Current research

Does More Money Lead to More Innovation? Evidence From the Life Sciences

Marc J. Lerchenmueller

Large sums are often invested into scientific innovation – the creation of new knowledge through scientific research. In this paper, we argue that increasing investments may lead scientists to pursuing average (but more certain) as opposed to higher risk projects, with negative consequences for scientific innovation. Exploiting an exogenous multi-billion dollar shift in the budget of the world’s largest financier of scientific research, the U.S. National Institutes of Health (NIH), we find that the influx of more money led to a  significant decrease in scientists’ innovation productivity (about 15% fewer papers published), its significance (about 15% less citations generated), and novelty (about 10% reduction in unprecedented content). These negative effects become more pronounced when we, in addition to the macro level (federal budget), also account for differences in funding at the micro level (project budget). The decrease in scientific innovation is primarily driven by top scientists changing their research strategy with greater funding availability; the data reveal an about 1.5x to 3x larger reduction in scientific innovation for scientists in the top quintile versus scientists in lower quintiles of the capability distribution. We conclude with implications for public policy, corporate strategy, and the allocation of resources in support of scientific innovation.


The Effect of Mentor Gender on the Evaluation of Protégés 

Marc J. Lerchenmueller, Leo Schmallenbach, Karin Hoisl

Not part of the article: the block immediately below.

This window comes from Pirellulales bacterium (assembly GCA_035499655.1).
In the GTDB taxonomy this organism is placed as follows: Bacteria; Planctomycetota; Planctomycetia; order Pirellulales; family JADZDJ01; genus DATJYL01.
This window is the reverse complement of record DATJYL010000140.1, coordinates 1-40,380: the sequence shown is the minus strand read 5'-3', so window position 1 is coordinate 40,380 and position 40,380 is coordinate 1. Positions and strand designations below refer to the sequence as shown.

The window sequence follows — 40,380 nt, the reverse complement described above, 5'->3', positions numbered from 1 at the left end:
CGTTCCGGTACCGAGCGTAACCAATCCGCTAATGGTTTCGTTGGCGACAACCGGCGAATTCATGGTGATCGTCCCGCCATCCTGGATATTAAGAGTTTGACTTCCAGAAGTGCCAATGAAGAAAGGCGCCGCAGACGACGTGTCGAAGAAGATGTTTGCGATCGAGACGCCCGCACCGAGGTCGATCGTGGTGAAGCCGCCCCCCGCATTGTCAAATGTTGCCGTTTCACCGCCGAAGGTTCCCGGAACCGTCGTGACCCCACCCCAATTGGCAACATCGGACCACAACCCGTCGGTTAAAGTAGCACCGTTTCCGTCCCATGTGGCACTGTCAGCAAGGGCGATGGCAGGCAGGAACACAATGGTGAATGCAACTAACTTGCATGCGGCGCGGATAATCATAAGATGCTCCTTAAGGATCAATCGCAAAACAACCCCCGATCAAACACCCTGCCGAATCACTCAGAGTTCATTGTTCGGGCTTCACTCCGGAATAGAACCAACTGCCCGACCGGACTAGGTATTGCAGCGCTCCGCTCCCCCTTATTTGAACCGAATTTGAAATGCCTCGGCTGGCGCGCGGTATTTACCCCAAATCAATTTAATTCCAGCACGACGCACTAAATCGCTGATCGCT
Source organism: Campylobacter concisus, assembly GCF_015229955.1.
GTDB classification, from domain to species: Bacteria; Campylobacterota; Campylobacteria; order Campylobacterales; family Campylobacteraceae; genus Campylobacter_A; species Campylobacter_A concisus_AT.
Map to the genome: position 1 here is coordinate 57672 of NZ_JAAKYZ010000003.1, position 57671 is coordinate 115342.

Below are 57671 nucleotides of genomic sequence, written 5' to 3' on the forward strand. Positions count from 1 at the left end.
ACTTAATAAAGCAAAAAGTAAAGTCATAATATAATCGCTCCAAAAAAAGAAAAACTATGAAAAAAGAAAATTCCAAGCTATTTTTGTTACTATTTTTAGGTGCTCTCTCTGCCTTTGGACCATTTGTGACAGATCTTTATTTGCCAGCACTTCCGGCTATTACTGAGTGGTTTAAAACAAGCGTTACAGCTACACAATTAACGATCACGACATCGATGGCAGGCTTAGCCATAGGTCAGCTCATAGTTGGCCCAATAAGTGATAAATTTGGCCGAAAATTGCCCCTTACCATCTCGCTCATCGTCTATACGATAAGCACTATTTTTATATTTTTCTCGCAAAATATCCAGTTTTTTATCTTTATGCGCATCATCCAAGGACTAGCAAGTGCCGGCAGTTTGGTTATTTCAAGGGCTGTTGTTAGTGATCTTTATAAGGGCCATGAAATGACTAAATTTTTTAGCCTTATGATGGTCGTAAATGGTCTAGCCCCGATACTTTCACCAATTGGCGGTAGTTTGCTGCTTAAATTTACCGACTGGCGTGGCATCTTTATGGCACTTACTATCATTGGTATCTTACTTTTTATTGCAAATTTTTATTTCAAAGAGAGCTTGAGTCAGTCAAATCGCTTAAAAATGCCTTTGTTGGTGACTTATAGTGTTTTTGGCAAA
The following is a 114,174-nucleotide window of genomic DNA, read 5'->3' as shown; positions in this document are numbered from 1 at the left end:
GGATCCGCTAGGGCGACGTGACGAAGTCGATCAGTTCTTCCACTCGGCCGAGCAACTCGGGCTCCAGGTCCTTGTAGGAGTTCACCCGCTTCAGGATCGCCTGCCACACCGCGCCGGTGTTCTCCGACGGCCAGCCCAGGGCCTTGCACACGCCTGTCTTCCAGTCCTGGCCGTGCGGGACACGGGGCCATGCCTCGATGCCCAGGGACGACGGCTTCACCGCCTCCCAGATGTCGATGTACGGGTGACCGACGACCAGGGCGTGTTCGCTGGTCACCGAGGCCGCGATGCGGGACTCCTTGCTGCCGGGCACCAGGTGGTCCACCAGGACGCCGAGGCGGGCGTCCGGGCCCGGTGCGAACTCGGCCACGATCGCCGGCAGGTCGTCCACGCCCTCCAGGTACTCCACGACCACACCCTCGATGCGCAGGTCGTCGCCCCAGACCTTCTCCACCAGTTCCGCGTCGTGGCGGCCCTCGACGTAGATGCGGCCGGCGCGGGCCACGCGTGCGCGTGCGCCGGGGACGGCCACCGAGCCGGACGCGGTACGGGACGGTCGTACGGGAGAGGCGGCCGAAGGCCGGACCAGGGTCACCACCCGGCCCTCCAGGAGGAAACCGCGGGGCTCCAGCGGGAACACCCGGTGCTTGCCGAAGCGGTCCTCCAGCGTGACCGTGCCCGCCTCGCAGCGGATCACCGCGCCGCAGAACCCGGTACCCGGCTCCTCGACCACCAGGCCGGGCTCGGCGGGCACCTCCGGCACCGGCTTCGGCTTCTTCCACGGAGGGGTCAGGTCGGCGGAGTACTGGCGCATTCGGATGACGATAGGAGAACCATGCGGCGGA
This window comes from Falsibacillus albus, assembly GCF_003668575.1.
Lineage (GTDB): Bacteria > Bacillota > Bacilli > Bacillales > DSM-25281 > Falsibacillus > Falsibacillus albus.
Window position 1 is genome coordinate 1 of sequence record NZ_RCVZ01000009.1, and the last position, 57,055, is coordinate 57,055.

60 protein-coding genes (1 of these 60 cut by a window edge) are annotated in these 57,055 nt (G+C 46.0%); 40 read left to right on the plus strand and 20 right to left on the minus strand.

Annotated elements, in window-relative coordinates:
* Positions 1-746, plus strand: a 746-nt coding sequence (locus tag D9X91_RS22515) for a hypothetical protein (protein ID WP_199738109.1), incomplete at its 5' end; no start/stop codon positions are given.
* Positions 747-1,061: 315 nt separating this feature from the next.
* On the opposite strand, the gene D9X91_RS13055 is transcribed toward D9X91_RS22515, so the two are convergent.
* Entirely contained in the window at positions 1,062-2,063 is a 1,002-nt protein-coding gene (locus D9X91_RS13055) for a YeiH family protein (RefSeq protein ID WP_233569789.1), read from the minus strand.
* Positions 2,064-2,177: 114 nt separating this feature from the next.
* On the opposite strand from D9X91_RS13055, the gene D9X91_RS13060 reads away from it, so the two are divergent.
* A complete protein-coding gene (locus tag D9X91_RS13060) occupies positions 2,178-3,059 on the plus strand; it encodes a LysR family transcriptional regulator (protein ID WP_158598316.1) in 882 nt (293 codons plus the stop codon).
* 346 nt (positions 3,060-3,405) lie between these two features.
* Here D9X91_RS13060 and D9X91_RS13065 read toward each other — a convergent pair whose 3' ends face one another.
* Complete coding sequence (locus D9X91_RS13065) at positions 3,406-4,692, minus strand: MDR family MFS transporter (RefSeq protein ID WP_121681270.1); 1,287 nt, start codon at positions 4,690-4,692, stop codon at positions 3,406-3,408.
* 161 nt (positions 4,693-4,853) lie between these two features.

The scientific community calls on senior women to help mentoring the next generation of scientists. Yet research indicates that particularly senior women often get undervalued in academia, from hitting glass ceilings to receiving less recognition for accomplishments than male peers. We examine whether these gender differences in evaluations of senior scientists, who are poised to serve as mentors, also affect the evaluation of protégés and their work. Identifying mentors of 4,556 scientists with competitive early career funding from the U.S. National Institutes of Health (NIH), we document a citation discount of 10% on the average paper published by women- relative to men-mentored protégés. Using data on both the publications of the mentored protégés as well as the citing articles, we distinguish supply-side (i.e., scientists’ offerings) from demand-side (i.e., actions by the scientific community) explanations. Supply-side factors appear to account for about 40% of the citation discount. The remainder is explained by men citing protégés of women less often than protégés of men. This gender-biased treatment on the demand-side particularly afflicts work in the most impactful research areas that draw the most citations. Although both men and women mentors spur protégés to producing their very best work, the science community gives women-mentored protégés less recognition for it. These findings raise concerns about an unbiased discourse on the best scientific contributions and about systemic limitations to women serving as mentors as a means to closing gender gaps in science.